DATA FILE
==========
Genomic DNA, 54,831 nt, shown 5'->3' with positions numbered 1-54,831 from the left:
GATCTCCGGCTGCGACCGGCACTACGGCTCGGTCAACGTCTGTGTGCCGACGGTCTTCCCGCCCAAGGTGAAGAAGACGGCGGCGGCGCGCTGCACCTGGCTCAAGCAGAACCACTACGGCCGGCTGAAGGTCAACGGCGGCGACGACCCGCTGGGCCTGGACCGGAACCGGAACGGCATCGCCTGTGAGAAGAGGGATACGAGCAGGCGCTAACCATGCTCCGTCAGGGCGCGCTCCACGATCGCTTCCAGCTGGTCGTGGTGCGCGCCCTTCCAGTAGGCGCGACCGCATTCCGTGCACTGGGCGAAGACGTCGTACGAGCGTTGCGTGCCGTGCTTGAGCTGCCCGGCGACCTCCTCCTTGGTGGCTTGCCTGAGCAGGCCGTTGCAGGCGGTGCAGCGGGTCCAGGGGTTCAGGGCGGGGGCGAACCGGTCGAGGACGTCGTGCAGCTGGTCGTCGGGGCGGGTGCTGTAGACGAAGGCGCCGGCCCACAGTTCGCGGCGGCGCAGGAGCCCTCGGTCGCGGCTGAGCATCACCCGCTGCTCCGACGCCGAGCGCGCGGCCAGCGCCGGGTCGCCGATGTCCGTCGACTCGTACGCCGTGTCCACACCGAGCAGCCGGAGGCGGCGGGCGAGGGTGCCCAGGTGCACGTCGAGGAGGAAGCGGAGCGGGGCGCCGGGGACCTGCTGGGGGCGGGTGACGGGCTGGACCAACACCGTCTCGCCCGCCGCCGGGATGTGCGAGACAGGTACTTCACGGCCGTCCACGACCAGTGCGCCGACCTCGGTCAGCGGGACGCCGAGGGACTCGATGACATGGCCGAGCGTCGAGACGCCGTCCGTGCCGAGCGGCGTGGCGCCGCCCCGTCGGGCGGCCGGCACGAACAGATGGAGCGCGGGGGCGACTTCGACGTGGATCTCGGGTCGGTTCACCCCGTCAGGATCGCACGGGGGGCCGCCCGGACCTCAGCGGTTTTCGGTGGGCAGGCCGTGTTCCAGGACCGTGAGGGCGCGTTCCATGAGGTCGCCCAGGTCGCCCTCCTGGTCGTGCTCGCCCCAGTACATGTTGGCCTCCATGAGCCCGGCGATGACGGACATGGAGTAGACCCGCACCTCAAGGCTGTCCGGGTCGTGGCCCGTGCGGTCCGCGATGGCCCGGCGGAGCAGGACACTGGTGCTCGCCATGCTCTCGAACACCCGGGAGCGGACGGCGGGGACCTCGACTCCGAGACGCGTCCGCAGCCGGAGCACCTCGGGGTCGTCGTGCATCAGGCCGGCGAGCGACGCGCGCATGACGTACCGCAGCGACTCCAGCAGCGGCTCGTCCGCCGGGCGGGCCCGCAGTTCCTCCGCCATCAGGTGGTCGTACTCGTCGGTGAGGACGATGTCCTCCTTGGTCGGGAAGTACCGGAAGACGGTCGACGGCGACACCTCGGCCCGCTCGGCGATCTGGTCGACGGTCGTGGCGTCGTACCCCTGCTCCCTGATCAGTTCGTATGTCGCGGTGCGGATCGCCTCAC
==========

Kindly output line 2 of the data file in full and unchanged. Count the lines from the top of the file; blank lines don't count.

GATCTCCGGCTGCGACCGGCACTACGGCTCGGTCAACGTCTGTGTGCCGACGGTCTTCCCGCCCAAGGTGAAGAAGACGGCGGCGGCGCGCTGCACCTGGCTCAAGCAGAACCACTACGGCCGGCTGAAGGTCAACGGCGGCGACGACCCGCTGGGCCTGGACCGGAACCGGAACGGCATCGCCTGTGAGAAGAGGGATACGAGCAGGCGCTAACCATGCTCCGTCAGGGCGCGCTCCACGATCGCTTCCAGCTGGTCGTGGTGCGCGCCCTTCCAGTAGGCGCGACCGCATTCCGTGCACTGGGCGAAGACGTCGTACGAGCGTTGCGTGCCGTGCTTGAGCTGCCCGGCGACCTCCTCCTTGGTGGCTTGCCTGAGCAGGCCGTTGCAGGCGGTGCAGCGGGTCCAGGGGTTCAGGGCGGGGGCGAACCGGTCGAGGACGTCGTGCAGCTGGTCGTCGGGGCGGGTGCTGTAGACGAAGGCGCCGGCCCACAGTTCGCGGCGGCGCAGGAGCCCTCGGTCGCGGCTGAGCATCACCCGCTGCTCCGACGCCGAGCGCGCGGCCAGCGCCGGGTCGCCGATGTCCGTCGACTCGTACGCCGTGTCCACACCGAGCAGCCGGAGGCGGCGGGCGAGGGTGCCCAGGTGCACGTCGAGGAGGAAGCGGAGCGGGGCGCCGGGGACCTGCTGGGGGCGGGTGACGGGCTGGACCAACACCGTCTCGCCCGCCGCCGGGATGTGCGAGACAGGTACTTCACGGCCGTCCACGACCAGTGCGCCGACCTCGGTCAGCGGGACGCCGAGGGACTCGATGACATGGCCGAGCGTCGAGACGCCGTCCGTGCCGAGCGGCGTGGCGCCGCCCCGTCGGGCGGCCGGCACGAACAGATGGAGCGCGGGGGCGACTTCGACGTGGATCTCGGGTCGGTTCACCCCGTCAGGATCGCACGGGGGGCCGCCCGGACCTCAGCGGTTTTCGGTGGGCAGGCCGTGTTCCAGGACCGTGAGGGCGCGTTCCATGAGGTCGCCCAGGTCGCCCTCCTGGTCGTGCTCGCCCCAGTACATGTTGGCCTCCATGAGCCCGGCGATGACGGACATGGAGTAGACCCGCACCTCAAGGCTGTCCGGGTCGTGGCCCGTGCGGTCCGCGATGGCCCGGCGGAGCAGGACACTGGTGCTCGCCATGCTCTCGAACACCCGGGAGCGGACGGCGGGGACCTCGACTCCGAGACGCGTCCGCAGCCGGAGCACCTCGGGGTCGTCGTGCATCAGGCCGGCGAGCGACGCGCGCATGACGTACCGCAGCGACTCCAGCAGCGGCTCGTCCGCCGGGCGGGCCCGCAGTTCCTCCGCCATCAGGTGGTCGTACTCGTCGGTGAGGACGATGTCCTCCTTGGTCGGGAAGTACCGGAAGACGGTCGACGGCGACACCTCGGCCCGCTCGGCGATCTGGTCGACGGTCGTGGCGTCGTACCCCTGCTCCCTGATCAGTTCGTATGTCGCGGTGCGGATCGCCTCAC